2. Typically, PE firms buy a majority interest in a company, leverage its networks and resources to help make the target more successful than it was before the purchase. Then, they ultimately resell the company for a profit — usually after three to five years. This process can be likened to someone buying a classic car, restoring it, and then selling it for a profit.
    3. PE firms determine a company’s true value through rigorous and dispassionate due diligence. A top-to-bottom examination of the company allows them to test their “going-in” assumptions against the facts. This examination provides a clear understanding of the business’ full potential and what it could be worth in the future. Such a tightly focused due diligence process builds an objective fact base by scrutinizing several factors that help answer the fundamental question: “Will this acquisition make money for investors”? Such scrutiny can help PE firms discover a compelling reason to pay more than another bidder — or throw up red flags putting the brakes on a flawed deal.
    4. The PE firm verifies the cost economics of an acquisition. Veteran acquirers know better than to rely on the target’s own financial statements. Often, the only way to determine a business’ stand-alone value is to strip away all accounting idiosyncrasies by sending a due-diligence team into the field. Often they rebuild the balance sheet, profit-and-loss and cash-flow statements. The team collects its own facts by digging deeply into such basics as The cost advantages of competitors over the target company; and, the best cost position the target could reasonably achieve.
    5. PE teams do not rely on what the target tells them about its customers; they approach the customers directly. They begin by drawing a map of the target’s market, sketching out its size, its growth rate, its products and customer segments; then it breaks down that information by geography. These steps allow the PE firm to develop a SWOTs (strengths, weaknesses, opportunities, and threats) analysis, comparing the target’s customer segments to its competitors’ customers segments, answering the following questions.
    • Has the target fully penetrated some customer segments but neglected others?

     

    • What is the target’s track record in retaining customers?

     

    • Where the target’s offerings could be adjusted or improved to grow sales and/or increase prices? And,

     

    • Can the target continue to grow faster than the market’s growth rate?

     

    1. The PE firm’s due diligence teams always examine the competition. They dig out information about business strategies, operating costs, finances, and technological sophistication. They examine pricing, market share, revenues and profits, products and customer segments by geography. Normally, PE firms have a deep understanding of industry data so they can benchmark the target and its competitors. This due-diligence process is a powerful tool for unmasking the target’s fatal flaws.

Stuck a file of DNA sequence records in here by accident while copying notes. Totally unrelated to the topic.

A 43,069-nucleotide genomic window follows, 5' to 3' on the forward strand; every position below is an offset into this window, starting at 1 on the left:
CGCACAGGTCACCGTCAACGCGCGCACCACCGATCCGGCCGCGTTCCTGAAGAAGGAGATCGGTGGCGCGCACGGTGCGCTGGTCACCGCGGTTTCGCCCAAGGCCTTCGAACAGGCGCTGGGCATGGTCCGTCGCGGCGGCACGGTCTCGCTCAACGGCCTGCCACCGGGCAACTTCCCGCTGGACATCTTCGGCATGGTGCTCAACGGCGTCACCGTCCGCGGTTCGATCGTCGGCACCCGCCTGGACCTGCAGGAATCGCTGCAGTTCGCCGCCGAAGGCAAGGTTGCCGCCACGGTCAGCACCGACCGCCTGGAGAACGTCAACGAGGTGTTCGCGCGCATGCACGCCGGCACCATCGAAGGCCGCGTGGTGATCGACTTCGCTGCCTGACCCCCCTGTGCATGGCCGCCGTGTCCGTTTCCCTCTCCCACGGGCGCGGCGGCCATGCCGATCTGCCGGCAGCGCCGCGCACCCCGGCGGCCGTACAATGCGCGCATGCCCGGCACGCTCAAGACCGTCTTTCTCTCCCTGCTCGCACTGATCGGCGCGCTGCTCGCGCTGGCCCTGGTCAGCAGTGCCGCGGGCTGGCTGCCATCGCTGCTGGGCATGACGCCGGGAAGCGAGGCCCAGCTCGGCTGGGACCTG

2. PE firms take a long view, looking ahead to the time when they’ll be selling the company to another acquirer. With that in mind, the goal is to hit a three-to-five-year growth target, and build sustainable growth into the company’s DNA.

    What can business owners do to increase their company’s values?

    A business owner can emulate these same PE firm processes to increase his/her company’s value. Many owners know far less about the environments in which they operate than they think they do. As a result, they often don’t challenge their own conventional wisdom until it is brought to their attention by the potential acquirer. By then it’s too late to have maximized the company’s value.

    By digging deep into the data, owners can discover their company’s full potential and the underlying weaknesses that could make them less attractive as acquisition targets. By examining the factors that drive demand and measuring products and services against competitors, owners can identify performance gaps that need to be addressed.

    Looking at the broader picture owners should ask themselves:

     

    • What key initiatives will have the most impact on my company’s value in three to five years?

     

    • What are the customers’ future purchase behaviors, if we do nothing?

     

    • What technologies could disrupt my business?

     

    • What market changes could affect our market share?

     

    These questions are hard to answer. The key is to define the future business environment for the company. Owners need to see what the facts say about the company and what levers can be pulled to create more value for their companies.

    Gary Miller is CEO of GEM Strategy Management Inc., which advises business owners on how to sell their businesses or to buy companies and raise capital. He can be reached at 970-390-4441 or gmiller@gemstrategymanagement.com

     

    Should I buy my father’s business?

    The Denver Post | BUSINESS

    POSTED: August 26, 2018, at 6:00 AM

    By GARY MILLER | gemstrategymanagement.com | GEM Strategy Management, Inc.

    Last month, Bill and Mary, owners of a successful hardware distribution company, came to see me about selling their business to their son.  Bill Jr. had worked for them for the past four years and was doing an excellent job. He left a promising career to return home after Bill Sr. had a heart attack.  Several of Bill and Mary’s children worked in the business as well but had not expressed any interest in purchasing the company.